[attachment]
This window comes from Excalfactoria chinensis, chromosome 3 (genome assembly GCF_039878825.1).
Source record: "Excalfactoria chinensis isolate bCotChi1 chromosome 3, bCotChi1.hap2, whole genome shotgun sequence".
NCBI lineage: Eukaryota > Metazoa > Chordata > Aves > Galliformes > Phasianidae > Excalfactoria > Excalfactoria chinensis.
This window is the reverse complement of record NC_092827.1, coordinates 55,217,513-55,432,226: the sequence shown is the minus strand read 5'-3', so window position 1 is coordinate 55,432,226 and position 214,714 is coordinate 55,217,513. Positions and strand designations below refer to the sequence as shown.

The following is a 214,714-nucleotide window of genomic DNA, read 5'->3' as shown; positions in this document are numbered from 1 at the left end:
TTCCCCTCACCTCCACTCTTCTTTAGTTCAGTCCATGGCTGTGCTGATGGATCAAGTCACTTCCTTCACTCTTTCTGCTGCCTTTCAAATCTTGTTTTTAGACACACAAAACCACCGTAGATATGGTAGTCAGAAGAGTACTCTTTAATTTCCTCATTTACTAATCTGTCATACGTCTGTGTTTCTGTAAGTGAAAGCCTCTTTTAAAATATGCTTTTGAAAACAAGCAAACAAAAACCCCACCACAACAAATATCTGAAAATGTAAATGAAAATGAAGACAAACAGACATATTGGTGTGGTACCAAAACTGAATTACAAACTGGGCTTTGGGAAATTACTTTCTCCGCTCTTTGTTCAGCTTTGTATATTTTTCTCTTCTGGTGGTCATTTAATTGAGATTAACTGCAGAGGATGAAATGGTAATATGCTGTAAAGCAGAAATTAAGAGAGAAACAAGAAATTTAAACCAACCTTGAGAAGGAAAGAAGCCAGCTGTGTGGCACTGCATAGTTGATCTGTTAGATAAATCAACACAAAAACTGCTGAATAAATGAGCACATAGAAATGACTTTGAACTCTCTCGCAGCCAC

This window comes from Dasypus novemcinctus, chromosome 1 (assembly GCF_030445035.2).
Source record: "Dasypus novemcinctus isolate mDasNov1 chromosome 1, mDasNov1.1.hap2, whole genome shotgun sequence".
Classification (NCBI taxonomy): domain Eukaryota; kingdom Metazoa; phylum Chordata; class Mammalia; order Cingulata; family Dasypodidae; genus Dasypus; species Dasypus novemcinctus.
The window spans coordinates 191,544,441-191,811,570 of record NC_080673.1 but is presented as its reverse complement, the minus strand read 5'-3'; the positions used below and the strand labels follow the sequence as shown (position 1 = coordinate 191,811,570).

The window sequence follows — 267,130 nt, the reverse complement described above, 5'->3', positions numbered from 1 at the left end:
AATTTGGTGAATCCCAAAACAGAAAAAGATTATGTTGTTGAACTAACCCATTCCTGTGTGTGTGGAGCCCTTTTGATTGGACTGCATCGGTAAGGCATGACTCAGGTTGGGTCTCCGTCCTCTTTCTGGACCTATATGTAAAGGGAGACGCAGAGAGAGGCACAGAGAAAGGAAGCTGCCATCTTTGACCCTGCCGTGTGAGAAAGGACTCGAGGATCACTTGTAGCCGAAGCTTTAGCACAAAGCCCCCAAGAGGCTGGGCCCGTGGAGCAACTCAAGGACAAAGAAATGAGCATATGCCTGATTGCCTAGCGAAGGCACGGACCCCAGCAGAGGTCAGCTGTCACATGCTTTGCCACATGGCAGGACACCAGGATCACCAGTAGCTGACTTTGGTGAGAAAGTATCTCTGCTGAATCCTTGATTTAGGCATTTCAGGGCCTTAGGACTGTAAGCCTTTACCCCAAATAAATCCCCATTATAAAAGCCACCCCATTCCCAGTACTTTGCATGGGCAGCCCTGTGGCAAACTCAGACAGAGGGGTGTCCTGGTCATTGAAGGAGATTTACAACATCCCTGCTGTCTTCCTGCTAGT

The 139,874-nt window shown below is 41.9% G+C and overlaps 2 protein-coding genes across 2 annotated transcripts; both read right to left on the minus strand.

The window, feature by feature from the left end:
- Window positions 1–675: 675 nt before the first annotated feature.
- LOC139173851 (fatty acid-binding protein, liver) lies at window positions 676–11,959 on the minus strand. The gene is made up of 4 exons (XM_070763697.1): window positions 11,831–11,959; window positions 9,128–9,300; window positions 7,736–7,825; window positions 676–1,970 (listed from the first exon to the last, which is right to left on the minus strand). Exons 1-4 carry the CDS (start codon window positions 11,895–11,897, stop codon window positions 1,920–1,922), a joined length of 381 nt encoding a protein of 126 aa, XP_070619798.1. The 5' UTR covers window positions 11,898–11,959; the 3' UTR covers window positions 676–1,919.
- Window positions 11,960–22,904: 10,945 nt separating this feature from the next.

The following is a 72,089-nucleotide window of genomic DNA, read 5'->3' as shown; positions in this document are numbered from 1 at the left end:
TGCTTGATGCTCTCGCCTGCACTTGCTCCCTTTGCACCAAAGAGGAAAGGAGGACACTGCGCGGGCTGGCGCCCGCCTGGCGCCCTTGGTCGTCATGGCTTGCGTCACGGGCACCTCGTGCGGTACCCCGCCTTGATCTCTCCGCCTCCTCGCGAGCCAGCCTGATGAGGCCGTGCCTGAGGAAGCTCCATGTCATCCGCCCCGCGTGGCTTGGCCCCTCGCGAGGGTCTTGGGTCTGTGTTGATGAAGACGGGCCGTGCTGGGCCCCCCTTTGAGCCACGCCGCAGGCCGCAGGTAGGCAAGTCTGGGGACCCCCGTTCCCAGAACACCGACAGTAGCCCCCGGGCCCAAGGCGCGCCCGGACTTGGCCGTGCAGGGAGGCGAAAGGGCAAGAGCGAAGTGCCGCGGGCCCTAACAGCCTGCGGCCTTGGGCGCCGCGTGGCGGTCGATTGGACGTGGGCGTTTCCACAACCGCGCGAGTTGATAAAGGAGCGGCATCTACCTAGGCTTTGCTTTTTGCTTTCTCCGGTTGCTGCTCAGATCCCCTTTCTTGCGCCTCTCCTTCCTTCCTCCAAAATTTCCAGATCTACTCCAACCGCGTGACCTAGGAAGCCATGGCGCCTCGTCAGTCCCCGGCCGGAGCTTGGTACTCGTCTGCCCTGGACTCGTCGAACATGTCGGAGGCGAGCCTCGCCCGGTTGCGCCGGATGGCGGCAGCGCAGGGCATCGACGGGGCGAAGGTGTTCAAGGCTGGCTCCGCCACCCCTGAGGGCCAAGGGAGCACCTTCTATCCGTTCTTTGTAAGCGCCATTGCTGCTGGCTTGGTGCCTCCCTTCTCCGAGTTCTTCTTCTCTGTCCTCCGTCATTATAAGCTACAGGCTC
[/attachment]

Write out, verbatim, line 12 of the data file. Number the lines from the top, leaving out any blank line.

AATTTGGTGAATCCCAAAACAGAAAAAGATTATGTTGTTGAACTAACCCATTCCTGTGTGTGTGGAGCCCTTTTGATTGGACTGCATCGGTAAGGCATGACTCAGGTTGGGTCTCCGTCCTCTTTCTGGACCTATATGTAAAGGGAGACGCAGAGAGAGGCACAGAGAAAGGAAGCTGCCATCTTTGACCCTGCCGTGTGAGAAAGGACTCGAGGATCACTTGTAGCCGAAGCTTTAGCACAAAGCCCCCAAGAGGCTGGGCCCGTGGAGCAACTCAAGGACAAAGAAATGAGCATATGCCTGATTGCCTAGCGAAGGCACGGACCCCAGCAGAGGTCAGCTGTCACATGCTTTGCCACATGGCAGGACACCAGGATCACCAGTAGCTGACTTTGGTGAGAAAGTATCTCTGCTGAATCCTTGATTTAGGCATTTCAGGGCCTTAGGACTGTAAGCCTTTACCCCAAATAAATCCCCATTATAAAAGCCACCCCATTCCCAGTACTTTGCATGGGCAGCCCTGTGGCAAACTCAGACAGAGGGGTGTCCTGGTCATTGAAGGAGATTTACAACATCCCTGCTGTCTTCCTGCTAGT